Luca Lanzalaco


Students of political change focus mainly on the transitions from non democratic regimes to democratic ones, and vice versa. Much less attention is devoted to the transitions within the same type of regime, in particular the political change of democratic regimes. When, why and how do democratic regimes change? Pietro Grilli di Cortona dealt with this topic in an article written in the turmoil of the Italian transition from the First to the so-called Second Republic (Grilli di Cortona 1995) and in a book published ten years later (Grilli di Cortona 2007) when the Italian endless transition was still open.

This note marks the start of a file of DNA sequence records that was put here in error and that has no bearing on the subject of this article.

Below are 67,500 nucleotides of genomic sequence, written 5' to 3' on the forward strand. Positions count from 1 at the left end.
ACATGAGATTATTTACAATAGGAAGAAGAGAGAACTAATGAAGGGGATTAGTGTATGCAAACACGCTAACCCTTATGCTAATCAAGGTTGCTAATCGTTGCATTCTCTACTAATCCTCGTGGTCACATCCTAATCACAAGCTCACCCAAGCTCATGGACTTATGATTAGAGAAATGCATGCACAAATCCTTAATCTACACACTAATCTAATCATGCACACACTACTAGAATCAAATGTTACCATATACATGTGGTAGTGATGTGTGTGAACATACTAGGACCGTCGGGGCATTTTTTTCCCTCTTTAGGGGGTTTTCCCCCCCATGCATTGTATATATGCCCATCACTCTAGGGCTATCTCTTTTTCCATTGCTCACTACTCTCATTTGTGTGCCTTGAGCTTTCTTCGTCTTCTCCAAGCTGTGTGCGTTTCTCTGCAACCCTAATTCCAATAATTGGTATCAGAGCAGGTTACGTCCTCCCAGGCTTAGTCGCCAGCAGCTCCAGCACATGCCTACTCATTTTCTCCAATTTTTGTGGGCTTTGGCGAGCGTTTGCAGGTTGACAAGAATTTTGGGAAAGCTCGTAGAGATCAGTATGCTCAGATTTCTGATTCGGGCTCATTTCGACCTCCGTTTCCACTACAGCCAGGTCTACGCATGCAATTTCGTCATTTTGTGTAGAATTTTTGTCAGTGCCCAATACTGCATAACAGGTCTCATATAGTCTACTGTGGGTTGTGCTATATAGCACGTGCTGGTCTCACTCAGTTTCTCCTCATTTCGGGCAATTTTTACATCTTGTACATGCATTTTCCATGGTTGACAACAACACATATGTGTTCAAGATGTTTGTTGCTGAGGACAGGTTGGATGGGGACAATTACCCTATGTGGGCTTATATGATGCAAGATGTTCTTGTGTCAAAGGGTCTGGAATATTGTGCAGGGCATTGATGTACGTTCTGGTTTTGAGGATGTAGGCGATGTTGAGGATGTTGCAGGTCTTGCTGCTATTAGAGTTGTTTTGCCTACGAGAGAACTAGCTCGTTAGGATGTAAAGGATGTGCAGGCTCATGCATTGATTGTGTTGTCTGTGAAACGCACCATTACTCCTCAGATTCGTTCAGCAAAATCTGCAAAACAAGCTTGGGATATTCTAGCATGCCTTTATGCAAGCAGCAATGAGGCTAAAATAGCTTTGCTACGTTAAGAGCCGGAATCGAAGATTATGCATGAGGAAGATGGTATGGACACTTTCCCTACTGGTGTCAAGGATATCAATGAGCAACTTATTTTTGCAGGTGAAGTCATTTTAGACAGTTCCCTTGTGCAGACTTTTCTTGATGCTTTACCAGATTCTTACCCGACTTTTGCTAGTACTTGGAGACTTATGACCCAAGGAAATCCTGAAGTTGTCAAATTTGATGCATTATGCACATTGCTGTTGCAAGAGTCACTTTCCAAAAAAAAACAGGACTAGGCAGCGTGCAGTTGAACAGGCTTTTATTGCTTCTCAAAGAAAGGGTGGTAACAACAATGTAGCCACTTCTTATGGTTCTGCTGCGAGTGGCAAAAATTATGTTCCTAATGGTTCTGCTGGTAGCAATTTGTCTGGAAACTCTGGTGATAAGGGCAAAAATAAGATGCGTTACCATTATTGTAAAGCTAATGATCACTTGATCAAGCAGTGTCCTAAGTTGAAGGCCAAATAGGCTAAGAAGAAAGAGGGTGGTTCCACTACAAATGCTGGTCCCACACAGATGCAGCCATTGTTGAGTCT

In these two pieces Pietro Grilli takes into consideration various aspects of this type of transitions. From a theoretical point of view, he distinguishes between the changes of genus, when the type (democratic, authoritarian, totalitarian) of regime is involved (inter-regime transitions), and the changes of species when the regime remains the same but some of its important traits are transformed (intra-regime transitions). He also underlines that this second type of changes are much rarer in democratic regimes than in non democratic ones. And, as we shall see below, this is due to a specific characteristic of democracies. From a historical point of view, Grilli analyses the Italian case and its various institutional reforms from the Legge Acerbo (1923) up to the recent electoral and constitutional ones. Thirdly, in a comparative perspective Grilli contrasts the Italian transition (from 1993 up to nowadays) with the French (1958-1962) and the Belgian (1962-1993) ones. In the light of this comparison he proposes in the last chapter of his book an interpretative model of change within democratic regimes.